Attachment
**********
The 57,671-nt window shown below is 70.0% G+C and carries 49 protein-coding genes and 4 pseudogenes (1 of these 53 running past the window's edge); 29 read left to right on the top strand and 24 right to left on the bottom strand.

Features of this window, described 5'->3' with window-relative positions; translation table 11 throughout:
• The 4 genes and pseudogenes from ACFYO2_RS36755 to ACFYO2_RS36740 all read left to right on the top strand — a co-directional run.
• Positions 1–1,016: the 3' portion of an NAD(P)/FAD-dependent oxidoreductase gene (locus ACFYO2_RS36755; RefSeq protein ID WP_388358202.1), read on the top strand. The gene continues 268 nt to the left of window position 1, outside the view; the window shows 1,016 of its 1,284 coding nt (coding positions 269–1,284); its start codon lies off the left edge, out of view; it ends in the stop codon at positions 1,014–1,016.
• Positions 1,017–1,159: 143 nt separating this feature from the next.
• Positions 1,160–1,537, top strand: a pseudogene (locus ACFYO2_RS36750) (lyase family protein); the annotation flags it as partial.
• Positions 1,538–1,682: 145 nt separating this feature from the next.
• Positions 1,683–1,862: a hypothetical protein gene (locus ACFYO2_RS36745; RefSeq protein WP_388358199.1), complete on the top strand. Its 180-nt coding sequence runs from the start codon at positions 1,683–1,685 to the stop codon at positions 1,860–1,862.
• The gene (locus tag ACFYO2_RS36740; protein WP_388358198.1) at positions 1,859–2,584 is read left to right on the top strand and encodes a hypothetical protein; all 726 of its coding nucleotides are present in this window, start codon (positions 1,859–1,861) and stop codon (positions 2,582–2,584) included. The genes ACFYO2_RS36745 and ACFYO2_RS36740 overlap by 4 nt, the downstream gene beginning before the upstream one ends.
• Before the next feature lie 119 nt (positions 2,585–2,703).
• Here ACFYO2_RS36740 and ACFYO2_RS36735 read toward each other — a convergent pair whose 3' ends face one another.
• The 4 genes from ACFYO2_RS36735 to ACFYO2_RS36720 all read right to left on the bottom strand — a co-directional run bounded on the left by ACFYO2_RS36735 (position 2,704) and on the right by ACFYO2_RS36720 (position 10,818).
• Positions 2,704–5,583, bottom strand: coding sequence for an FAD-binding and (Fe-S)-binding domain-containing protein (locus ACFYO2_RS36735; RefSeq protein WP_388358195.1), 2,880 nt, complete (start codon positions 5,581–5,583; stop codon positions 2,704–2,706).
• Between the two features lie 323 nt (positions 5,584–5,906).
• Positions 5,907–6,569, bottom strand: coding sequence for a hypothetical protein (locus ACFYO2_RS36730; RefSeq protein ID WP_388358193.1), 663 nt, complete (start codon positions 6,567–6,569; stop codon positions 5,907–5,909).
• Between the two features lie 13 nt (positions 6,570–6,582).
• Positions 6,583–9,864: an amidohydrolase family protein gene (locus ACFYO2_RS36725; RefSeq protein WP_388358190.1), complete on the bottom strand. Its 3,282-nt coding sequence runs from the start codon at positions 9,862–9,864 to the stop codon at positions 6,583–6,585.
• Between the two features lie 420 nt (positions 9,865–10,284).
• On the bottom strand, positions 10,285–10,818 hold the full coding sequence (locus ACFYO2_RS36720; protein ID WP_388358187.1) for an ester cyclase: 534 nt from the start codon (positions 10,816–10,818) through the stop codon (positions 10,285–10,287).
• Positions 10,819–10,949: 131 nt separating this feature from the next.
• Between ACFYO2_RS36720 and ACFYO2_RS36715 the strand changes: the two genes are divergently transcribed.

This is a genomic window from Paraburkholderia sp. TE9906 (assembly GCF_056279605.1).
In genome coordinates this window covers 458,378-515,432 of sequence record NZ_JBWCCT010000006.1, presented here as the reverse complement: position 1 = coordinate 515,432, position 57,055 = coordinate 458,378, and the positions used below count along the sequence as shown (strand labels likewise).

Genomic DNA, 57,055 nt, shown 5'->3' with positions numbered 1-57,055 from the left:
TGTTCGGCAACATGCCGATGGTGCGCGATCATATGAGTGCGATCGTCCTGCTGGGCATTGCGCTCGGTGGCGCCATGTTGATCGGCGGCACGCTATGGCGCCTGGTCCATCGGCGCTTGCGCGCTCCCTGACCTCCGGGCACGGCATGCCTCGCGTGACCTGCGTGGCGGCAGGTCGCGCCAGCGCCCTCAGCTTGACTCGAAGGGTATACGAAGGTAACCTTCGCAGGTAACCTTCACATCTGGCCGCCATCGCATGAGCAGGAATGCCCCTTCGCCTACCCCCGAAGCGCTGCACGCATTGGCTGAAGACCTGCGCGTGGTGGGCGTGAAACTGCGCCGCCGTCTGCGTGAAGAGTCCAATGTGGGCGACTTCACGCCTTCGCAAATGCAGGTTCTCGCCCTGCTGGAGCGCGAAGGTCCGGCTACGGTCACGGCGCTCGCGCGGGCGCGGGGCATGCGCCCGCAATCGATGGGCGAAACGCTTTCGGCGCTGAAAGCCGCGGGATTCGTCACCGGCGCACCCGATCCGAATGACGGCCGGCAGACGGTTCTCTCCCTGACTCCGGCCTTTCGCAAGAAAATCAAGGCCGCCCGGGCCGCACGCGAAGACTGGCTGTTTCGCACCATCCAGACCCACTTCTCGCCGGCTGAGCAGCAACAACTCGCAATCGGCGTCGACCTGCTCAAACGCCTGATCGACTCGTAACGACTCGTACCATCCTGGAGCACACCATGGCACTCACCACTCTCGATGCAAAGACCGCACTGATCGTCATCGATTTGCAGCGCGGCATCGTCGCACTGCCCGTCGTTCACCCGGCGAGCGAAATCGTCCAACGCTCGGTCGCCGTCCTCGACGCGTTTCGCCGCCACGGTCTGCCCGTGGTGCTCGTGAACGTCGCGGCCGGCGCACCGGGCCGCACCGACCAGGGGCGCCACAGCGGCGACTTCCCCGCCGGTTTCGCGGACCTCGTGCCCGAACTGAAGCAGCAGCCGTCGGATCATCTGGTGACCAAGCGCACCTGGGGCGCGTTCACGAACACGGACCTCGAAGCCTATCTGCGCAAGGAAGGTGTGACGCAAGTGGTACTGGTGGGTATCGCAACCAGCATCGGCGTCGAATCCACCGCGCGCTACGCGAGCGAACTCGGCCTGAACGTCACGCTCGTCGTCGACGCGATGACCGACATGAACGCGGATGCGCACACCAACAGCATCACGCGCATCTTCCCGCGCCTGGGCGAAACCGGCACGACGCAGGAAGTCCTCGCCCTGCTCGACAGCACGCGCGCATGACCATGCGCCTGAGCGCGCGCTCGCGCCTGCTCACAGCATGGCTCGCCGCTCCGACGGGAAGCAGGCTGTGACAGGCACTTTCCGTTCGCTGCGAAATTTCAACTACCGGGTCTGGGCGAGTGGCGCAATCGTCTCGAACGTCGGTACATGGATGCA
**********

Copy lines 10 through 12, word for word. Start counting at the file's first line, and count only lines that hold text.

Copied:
• Before the next feature lie 119 nt (positions 2,585–2,703).
• Here ACFYO2_RS36740 and ACFYO2_RS36735 read toward each other — a convergent pair whose 3' ends face one another.
• The 4 genes from ACFYO2_RS36735 to ACFYO2_RS36720 all read right to left on the bottom strand — a co-directional run bounded on the left by ACFYO2_RS36735 (position 2,704) and on the right by ACFYO2_RS36720 (position 10,818).